This Week In London’s History
- Monday – 7 January 1927: The first commercial transatlantic telephone service is launched, connecting London and New York.
- Tuesday – 8 January 1991: A packed rush hour train carrying over one thousand commuters collides with the buffers at Cannon Street station, killing one person and injuring hundreds more.
- Wednesday – 9 January 1806: Following a grand state funeral, the body of Lord Nelson is buried beneath the dome of St Paul’s Cathedral.
- Thursday – 10 January 1863: The Metropolitan Railway, running between Paddington Station and Farringdon Street Station (as it was known at the time), opens to the public. It would form the first part of what we now consider to be the London Underground network.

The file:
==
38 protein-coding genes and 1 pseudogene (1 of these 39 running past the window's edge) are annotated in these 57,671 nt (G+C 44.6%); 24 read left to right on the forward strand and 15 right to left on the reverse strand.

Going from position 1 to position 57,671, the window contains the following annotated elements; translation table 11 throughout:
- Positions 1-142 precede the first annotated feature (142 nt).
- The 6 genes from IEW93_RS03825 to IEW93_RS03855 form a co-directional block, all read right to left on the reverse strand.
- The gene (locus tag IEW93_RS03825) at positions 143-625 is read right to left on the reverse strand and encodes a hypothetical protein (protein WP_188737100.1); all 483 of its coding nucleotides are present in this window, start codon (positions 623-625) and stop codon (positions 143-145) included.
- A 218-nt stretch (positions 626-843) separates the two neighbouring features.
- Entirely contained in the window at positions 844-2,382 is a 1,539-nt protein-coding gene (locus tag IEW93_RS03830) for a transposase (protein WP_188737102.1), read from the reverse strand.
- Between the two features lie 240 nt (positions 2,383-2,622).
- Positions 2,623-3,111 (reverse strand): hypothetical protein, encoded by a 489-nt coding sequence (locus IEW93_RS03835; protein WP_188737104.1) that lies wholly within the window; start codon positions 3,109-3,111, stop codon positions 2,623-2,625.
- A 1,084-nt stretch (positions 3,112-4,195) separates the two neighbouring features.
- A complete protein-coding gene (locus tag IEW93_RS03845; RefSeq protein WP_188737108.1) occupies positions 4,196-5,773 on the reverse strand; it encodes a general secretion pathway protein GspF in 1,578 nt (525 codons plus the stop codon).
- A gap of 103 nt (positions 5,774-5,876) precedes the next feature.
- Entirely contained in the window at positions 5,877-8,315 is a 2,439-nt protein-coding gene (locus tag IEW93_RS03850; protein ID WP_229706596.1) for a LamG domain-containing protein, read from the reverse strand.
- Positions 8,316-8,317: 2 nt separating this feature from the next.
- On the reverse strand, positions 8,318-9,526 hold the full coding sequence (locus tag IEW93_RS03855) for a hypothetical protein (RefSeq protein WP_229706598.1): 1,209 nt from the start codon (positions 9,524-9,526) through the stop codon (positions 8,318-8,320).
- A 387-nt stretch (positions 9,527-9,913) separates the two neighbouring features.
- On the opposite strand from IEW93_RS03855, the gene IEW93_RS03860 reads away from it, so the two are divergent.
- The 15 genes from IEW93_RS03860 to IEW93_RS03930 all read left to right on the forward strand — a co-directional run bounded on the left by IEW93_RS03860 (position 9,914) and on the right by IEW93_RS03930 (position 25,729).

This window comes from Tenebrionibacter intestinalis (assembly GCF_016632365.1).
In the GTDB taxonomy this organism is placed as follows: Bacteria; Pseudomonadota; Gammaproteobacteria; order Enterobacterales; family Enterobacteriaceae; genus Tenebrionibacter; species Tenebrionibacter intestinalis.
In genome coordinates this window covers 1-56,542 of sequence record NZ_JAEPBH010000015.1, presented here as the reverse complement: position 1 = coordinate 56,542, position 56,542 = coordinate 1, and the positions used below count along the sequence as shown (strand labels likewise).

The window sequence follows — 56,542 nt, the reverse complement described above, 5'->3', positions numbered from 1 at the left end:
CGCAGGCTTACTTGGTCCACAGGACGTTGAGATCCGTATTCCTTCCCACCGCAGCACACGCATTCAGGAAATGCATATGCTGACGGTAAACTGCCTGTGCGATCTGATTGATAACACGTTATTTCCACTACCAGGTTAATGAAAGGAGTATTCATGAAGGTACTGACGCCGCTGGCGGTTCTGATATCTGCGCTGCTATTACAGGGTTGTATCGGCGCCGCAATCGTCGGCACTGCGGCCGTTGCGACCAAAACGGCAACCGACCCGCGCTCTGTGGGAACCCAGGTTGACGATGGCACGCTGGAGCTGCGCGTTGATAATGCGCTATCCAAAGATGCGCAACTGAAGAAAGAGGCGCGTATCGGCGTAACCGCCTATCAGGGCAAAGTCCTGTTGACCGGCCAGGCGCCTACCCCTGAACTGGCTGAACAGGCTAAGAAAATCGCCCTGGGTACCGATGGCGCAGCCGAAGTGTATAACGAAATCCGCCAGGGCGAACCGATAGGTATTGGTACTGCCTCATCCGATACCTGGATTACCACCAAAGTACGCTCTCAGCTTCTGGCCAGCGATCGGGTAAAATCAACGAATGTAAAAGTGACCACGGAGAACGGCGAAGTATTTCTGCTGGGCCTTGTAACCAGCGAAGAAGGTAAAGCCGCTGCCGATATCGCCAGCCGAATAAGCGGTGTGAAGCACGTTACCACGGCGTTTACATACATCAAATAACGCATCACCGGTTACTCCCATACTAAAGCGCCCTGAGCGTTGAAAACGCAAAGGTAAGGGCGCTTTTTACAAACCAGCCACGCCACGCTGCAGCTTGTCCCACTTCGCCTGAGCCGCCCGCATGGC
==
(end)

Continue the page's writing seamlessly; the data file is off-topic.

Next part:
- Friday – 11 January 1864: Charing Cross railway station is opened.
Random London Fact
What do Hyde Park Corner, Wimbledon Common and Ham Common (near Richmond) have in common? Well, probably quite a few things. But specifically, they are all home to equestrian crossings (a.k.a ‘Pegasus Crossings’) – similar to the familiar Pelican/Puffin/Toucan crossings, but featuring additional activation buttons located two metres above the ground, so that they can be used by horse-riders. Their lights also use pictograms of a horse and rider, instead of the usual standing/walking man.